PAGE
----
In the instant case I must make an exception. The writing is so tight that there is no natural break.
From FT Alphaville:
It could have been very bad for the world’s largest commodities trader. But if you thought for a moment that the escalating wheat crisis might hit the middle-men in the hot seats of the global grain trade, think again.We are just as cynical and suspicious as the good folks of Alphaville:
While consumers, producers and food industry processors of wheat are grappling with price increases of as much as 90 per cent in just three months, one big winner so far in the grain crisis is none other than Glencore, the privately-owned Anglo-Swiss trader, and some other multinational commodities traders.
That has become clear in the last 24 hours, since Russia handed them a convenient escape route from some potentially disastrous wheat supply contracts with a surprise decision to ban all grain exports within 10 days.
Already, on Friday, exporters of wheat from Russia have started to void their supply contracts because of the government’s ban, according to Dow Jones.
The newswire cites traders and exporters saying that several companies with contracts that specify the supply of Russian-origin wheat have declared force majeure, which enables them to cancel contracts by citing circumstances beyond their control.
Meanwhile, as Bloomberg notes, US agricultural companies including Archer Daniels Midland, Monsanto and Potash Corp of Saskatchewan rose in New York trading on Thursday amid speculation that US wheat exports will jump as importers seek alternatives to Russian grain.
However, exporters with contracts to supply wheat of Russian are being forced to find alternative — and more expensive — sources, DJ added.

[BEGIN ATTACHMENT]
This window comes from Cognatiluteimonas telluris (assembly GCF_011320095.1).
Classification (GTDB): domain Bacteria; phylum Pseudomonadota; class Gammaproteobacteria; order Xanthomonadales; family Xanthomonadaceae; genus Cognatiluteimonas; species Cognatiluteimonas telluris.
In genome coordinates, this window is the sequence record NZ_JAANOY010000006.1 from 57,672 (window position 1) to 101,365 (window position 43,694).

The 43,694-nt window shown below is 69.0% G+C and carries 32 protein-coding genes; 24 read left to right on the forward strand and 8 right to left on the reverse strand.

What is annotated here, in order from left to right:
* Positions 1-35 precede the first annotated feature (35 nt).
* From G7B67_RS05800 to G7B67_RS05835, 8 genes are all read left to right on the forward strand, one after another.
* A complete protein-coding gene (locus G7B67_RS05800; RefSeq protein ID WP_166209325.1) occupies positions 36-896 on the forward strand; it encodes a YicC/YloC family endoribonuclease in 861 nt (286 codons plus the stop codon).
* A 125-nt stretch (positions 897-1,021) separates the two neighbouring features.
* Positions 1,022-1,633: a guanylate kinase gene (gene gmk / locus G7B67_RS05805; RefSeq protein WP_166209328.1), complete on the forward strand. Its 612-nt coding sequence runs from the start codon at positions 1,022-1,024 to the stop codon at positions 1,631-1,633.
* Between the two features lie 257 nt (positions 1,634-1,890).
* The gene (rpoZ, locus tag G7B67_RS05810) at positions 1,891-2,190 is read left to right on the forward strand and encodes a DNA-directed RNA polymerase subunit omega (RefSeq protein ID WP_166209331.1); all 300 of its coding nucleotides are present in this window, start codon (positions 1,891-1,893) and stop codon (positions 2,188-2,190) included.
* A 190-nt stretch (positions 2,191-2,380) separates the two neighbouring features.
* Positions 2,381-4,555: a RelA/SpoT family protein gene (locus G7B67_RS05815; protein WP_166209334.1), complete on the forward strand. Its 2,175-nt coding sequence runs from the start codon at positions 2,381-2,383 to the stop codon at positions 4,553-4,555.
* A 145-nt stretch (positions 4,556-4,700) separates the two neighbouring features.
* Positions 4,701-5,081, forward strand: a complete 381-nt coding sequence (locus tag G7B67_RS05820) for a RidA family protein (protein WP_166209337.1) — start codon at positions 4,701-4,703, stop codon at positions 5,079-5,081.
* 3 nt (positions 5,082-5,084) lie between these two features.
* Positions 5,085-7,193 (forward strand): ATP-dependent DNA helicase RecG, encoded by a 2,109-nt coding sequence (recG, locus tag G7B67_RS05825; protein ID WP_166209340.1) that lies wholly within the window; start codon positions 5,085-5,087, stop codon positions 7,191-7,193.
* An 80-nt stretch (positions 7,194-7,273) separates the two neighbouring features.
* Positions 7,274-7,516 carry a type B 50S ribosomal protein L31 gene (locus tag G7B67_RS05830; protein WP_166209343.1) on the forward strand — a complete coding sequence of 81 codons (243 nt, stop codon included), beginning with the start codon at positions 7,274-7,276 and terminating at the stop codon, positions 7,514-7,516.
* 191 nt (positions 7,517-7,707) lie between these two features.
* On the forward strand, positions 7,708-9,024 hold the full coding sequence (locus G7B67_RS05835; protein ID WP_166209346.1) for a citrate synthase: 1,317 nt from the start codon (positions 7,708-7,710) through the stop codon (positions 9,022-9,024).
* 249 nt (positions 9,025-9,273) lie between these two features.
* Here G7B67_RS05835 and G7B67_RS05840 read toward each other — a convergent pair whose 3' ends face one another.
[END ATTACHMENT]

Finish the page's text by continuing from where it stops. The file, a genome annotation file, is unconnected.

Indeed, as the FT noted in a separate report, Moscow’s ban has left some of the world’s largest wheat importers scrambling to secure alternative supplies. Cargill, for one, has attacked Russia’s ban, telling Bloomberg that implementing trade barriers in response to higher wheat prices and lower yields will exacerbate supply problems.
Countries from Egypt to Bangladesh, some of the world’s largest wheat importers, were likely to issue tenders in the coming weeks, the report added.
Russia currently has an estimated 6-6.5m metric tons of wheat exports booked for 2010-11 delivery, of which around 2.5m tons has probably been shipped, according to figures from Rabobank. That leaves a huge — and impossible — shortfall for traders committed to supply contracts.
Glencore itself could not have — err, planned it better.
It was only on Tuesday that the FT reported that executives at the firm’s Russian unit, the International Grain Company, had called on Moscow to impose a ban to allow traders to renegotiate their contracts. And what do you know, a few days later…
Glencore later “distanced itself” from the lobbying efforts of its Russian unit, adds the FT, with a spokesperson saying they did not “in any way reflect the views of Glencore”.
However, as the Wall Street Journal reported:
…based on its role in the market, Glencore and other commodities traders could be suffering from rising wheat prices and could benefit from Russia’s decision, which would allow it to void its money-losing contracts.As we noted earlier this week, with soaring demand from key regions of the world and other supply problems beyond Russia’s drought, such as Canada’s floods, Ukraine’s crop failures and India’s grain storage crisis, wheat is rapidly becoming the “gold” of the grain markets.
Rising wheat prices hurt suppliers such as Glencore because they likely had signed contracts to supply wheat at much lower prices. Since the beginning of July, wheat prices jumped nearly 70%, including an 8% rise on Thursday.
"Wheat's in a sweet spot, but run may not last"
Should prices see $8.50 the opportunities on the short side would almost be a lock.I say almost because the serious money in commodities can pretty much get prices to where they want them, at least for short periods....
Ambrose Evans-Pritchard: "Agflation fears as Russia halts all grain exports"; Albert Edwards: "This is more Deflationary than it Looks"
There is no shortage of wheat. U.S. stockpiles are at two decade highs. There may be more going on here than meets the eye....
...Two days ago Bloomberg reported: